Despite an effort from civil right groups and the pro privacy sentiment in the media, the use of face recognition technology is expanding far beyond governmental applications.
CATCHING THE BAD GUYS ISN’T BAD
The use of face recognition applications has been historically associated with law enforcement agencies such as police, airports and border control. Being able to identify suspects without the need to first interact with them, creates unique and powerful defense weapon.
Arresting the criminal or the terrorist before the crime is committed can save lives and money, and inarguably we all should feel comfortable when using a face recognition technology if this is the case. Or shouldn’t we?
The authors of the latest report “Unregulated Police Face Recognition in America” from Georgetown Law can’t make up their minds about it:
“Are we comfortable with a world where face recognition is used to identify someone who police officers have legally stopped or arrested, or where it is used, in emergencies, to locate violent criminal suspects and terrorists? Perhaps.”…(!)
Standing up for privacy rights is a novel cause, but having doubts about saving lives at the expense of risking the privacy of known criminals or terrorists does call for a priority check.
Now I’m pretty sure the authors of the report are just trying to make a point and that they are truly concern about public safety more than they are concern about criminals’ privacy, however it’s time we all realize that the security value of face recognition is priceless and is far greater than its potential damage.
THE RIGHT TO BE SAFE
Carefully reading the above report and the follow up Coalition Letter to the Department of Justice it’s impossible to find a convincing argument why the use of face recognition should be limited.
In fact, other than waving the privacy flag and shouting scary sounding slogans such as “privacy invasion”, “creepy technology” and “identity theft”, civil rights groups have not yet presented a clear evidence of misusing or abusing face recognition technology by law officers.
In addition, and for no apparent reason, civil rights groups are constantly ignoring real public safety benefits of using face recognition software such as preventing crime and catching the bad guys after the crime.
Public safety is also an important civil right, isn’t it?
The truth is that face recognition plays a valuable role in the arsenal of law enforcement agencies, and asking the government to stop or limit the use of the technology just because it has the potential of invading someone’s privacy is not a strong argument to say the least, and it is a lot like asking the government to restrict the use of telephones on a fear that an officer of the law might take advantage and tap into the neighbours’ phone.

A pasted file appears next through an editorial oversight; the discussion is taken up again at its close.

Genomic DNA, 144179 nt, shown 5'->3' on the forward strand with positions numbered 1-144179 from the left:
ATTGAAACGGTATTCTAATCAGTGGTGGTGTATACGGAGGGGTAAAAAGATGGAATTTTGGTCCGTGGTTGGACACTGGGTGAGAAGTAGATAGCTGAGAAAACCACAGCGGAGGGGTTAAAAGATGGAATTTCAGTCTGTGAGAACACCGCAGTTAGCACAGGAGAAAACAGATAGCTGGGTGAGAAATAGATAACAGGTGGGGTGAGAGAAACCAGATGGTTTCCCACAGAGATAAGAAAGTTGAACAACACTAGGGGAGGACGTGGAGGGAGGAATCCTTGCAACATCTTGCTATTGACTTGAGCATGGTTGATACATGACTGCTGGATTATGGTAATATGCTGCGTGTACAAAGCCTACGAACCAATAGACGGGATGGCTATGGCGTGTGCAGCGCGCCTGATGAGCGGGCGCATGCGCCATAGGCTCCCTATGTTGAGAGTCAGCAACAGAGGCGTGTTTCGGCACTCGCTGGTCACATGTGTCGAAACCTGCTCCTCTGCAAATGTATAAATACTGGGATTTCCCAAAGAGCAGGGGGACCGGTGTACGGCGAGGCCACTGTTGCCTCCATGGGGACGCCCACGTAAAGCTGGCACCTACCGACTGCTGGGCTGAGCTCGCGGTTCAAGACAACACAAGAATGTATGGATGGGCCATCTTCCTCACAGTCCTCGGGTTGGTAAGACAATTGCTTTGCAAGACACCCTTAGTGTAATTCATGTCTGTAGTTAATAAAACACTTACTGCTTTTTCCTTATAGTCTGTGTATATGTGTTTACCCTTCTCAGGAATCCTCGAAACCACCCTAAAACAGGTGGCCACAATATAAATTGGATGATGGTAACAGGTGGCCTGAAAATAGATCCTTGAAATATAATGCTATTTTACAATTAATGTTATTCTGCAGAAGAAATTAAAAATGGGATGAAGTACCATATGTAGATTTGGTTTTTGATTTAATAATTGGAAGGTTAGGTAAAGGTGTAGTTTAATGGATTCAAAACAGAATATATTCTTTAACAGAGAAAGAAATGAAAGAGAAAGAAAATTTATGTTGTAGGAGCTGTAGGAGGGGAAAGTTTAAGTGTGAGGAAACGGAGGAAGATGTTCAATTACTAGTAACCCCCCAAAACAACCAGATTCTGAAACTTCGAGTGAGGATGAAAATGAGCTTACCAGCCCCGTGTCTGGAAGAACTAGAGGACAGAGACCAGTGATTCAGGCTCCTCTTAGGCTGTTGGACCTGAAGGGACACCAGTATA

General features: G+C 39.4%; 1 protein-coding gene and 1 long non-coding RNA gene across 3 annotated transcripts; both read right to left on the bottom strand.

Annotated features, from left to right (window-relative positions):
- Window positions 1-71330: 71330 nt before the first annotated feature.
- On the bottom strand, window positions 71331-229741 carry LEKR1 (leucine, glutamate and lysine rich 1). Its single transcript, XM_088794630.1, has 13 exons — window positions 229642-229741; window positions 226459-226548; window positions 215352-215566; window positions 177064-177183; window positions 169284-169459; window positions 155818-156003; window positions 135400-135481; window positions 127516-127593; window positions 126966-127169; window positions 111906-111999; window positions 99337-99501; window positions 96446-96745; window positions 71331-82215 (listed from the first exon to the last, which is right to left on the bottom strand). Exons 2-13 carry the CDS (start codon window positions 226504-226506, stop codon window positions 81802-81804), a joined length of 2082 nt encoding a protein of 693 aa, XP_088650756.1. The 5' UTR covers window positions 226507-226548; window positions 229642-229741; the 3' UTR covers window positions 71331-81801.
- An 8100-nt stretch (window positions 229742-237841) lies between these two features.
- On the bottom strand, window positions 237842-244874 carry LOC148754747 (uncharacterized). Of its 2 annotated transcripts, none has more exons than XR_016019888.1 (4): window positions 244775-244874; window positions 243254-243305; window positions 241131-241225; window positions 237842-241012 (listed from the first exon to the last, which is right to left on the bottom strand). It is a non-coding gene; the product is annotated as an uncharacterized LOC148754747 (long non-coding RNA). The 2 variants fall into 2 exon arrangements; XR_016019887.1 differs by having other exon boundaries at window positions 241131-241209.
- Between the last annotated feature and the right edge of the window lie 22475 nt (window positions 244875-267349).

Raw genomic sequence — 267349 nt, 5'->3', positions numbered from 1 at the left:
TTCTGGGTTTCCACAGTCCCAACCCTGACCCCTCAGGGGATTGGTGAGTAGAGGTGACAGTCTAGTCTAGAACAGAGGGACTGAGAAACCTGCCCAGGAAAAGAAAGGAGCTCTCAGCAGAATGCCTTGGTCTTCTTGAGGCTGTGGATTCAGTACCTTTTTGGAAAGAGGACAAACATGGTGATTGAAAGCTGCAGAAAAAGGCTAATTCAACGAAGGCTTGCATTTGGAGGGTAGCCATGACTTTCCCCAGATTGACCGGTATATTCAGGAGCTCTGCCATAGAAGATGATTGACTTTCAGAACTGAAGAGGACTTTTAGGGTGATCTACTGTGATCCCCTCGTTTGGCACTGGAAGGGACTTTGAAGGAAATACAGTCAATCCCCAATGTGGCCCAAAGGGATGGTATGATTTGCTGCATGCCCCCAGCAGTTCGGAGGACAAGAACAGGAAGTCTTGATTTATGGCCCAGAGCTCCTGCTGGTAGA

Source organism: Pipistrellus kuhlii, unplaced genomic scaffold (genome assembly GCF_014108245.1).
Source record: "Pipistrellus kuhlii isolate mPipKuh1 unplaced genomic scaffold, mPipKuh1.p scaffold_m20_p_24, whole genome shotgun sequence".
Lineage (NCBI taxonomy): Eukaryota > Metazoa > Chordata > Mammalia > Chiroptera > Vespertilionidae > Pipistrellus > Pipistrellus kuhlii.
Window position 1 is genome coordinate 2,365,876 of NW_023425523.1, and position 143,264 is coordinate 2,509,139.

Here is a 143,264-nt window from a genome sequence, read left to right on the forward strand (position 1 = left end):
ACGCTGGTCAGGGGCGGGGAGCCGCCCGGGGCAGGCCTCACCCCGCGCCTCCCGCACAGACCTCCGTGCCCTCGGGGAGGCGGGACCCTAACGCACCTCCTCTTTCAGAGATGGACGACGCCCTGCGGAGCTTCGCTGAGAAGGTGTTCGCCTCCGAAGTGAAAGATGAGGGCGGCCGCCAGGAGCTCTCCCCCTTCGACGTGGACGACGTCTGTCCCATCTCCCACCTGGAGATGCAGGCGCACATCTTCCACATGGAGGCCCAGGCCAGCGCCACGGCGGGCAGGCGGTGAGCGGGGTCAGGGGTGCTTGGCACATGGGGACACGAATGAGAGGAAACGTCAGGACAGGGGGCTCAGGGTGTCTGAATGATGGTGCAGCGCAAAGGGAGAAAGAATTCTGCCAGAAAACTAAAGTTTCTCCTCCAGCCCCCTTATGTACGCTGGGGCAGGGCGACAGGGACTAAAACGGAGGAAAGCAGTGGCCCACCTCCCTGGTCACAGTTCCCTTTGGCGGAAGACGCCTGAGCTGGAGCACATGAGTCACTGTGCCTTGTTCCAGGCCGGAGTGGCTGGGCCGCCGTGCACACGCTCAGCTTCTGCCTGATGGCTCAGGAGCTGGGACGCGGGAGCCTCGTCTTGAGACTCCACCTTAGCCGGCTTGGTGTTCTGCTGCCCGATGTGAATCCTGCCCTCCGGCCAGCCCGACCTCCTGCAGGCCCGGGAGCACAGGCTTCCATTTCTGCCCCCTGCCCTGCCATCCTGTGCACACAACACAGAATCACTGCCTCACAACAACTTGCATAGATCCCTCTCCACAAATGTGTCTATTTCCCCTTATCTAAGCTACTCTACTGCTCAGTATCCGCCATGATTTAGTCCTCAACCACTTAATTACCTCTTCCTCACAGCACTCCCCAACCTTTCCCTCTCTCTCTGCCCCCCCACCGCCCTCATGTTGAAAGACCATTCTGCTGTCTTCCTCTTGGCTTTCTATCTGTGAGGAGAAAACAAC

THE COMMERCIAL FRONT
While civil right groups are putting much of their effort to regulate the government use of the technology, a second front is now forming in their battle.
A growing demand in the face recognition market is being fueled by the commercial sector with the appearance of new market segments that were never seen before, or even thought feasible.
From classroom applications – for measuring students attendance to T&A (time and attendance) applications in factories and offices – for tracking employees attendance, and from Hospital applications – for identifying patients in order to prevent identity mistakes to selfies taken to login to your bank account or for an online payment – not to mention the popular face recognition applications for retailers which provide visitor counting, age and gender analysis and shoplifter identification.
The proliferation of face recognition can be explained by technology advancements such as sharp increase in computing power and new machine learning models which allow for fast and highly accurate software operation. Furthermore, as face recognition is becoming a mature technology it is also becoming less expensive and more affordable for SMB.
THE INEVITABLE CONCLUSION
So far civil right groups have neither presented a convincing case why the actual damage of using face recognition technology is even remotely close to its security benefits, nor achieved any success in imposing a regulation on its use.
And although the government sees the use of face recognition as its best interest in enforcing the law and in protecting the public, one might argue that however slim there is still a chance of winning the privacy fight against the Government. But, having to face the growing spread of face recognition software among the commercial sector really takes the sting out of any privacy argument, and turn the civil right groups privacy fight into a losing battle.